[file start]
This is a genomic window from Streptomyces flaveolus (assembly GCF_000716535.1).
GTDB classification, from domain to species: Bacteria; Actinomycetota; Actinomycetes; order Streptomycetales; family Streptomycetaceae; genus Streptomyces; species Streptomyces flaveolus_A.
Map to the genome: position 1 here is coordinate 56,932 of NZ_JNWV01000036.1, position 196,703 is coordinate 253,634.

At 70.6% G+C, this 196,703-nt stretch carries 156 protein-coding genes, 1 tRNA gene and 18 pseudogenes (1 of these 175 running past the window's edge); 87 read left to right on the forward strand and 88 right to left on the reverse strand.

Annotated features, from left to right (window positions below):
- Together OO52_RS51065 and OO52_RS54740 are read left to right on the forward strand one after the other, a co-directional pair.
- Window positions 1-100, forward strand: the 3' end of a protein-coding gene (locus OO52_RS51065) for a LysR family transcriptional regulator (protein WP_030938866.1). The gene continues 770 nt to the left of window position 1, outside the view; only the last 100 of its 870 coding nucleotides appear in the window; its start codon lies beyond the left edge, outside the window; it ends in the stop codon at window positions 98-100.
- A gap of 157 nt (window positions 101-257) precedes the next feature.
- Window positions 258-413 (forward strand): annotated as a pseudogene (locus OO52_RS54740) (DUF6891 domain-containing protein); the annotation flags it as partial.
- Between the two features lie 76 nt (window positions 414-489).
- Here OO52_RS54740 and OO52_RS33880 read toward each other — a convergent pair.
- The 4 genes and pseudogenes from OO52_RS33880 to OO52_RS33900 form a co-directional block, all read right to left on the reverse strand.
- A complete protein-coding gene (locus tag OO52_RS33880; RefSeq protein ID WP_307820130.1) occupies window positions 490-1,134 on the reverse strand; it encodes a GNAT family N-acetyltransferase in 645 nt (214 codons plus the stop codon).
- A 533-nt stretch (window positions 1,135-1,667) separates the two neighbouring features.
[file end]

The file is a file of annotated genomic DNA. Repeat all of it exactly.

This is a genomic window from Streptomyces flaveolus (assembly GCF_000716535.1).
GTDB classification, from domain to species: Bacteria; Actinomycetota; Actinomycetes; order Streptomycetales; family Streptomycetaceae; genus Streptomyces; species Streptomyces flaveolus_A.
Map to the genome: position 1 here is coordinate 56,932 of NZ_JNWV01000036.1, position 196,703 is coordinate 253,634.

At 70.6% G+C, this 196,703-nt stretch carries 156 protein-coding genes, 1 tRNA gene and 18 pseudogenes (1 of these 175 running past the window's edge); 87 read left to right on the forward strand and 88 right to left on the reverse strand.

Annotated features, from left to right (window positions below):
- Together OO52_RS51065 and OO52_RS54740 are read left to right on the forward strand one after the other, a co-directional pair.
- Window positions 1-100, forward strand: the 3' end of a protein-coding gene (locus OO52_RS51065) for a LysR family transcriptional regulator (protein WP_030938866.1). The gene continues 770 nt to the left of window position 1, outside the view; only the last 100 of its 870 coding nucleotides appear in the window; its start codon lies beyond the left edge, outside the window; it ends in the stop codon at window positions 98-100.
- A gap of 157 nt (window positions 101-257) precedes the next feature.
- Window positions 258-413 (forward strand): annotated as a pseudogene (locus OO52_RS54740) (DUF6891 domain-containing protein); the annotation flags it as partial.
- Between the two features lie 76 nt (window positions 414-489).
- Here OO52_RS54740 and OO52_RS33880 read toward each other — a convergent pair.
- The 4 genes and pseudogenes from OO52_RS33880 to OO52_RS33900 form a co-directional block, all read right to left on the reverse strand.
- A complete protein-coding gene (locus tag OO52_RS33880; RefSeq protein ID WP_307820130.1) occupies window positions 490-1,134 on the reverse strand; it encodes a GNAT family N-acetyltransferase in 645 nt (214 codons plus the stop codon).
- A 533-nt stretch (window positions 1,135-1,667) separates the two neighbouring features.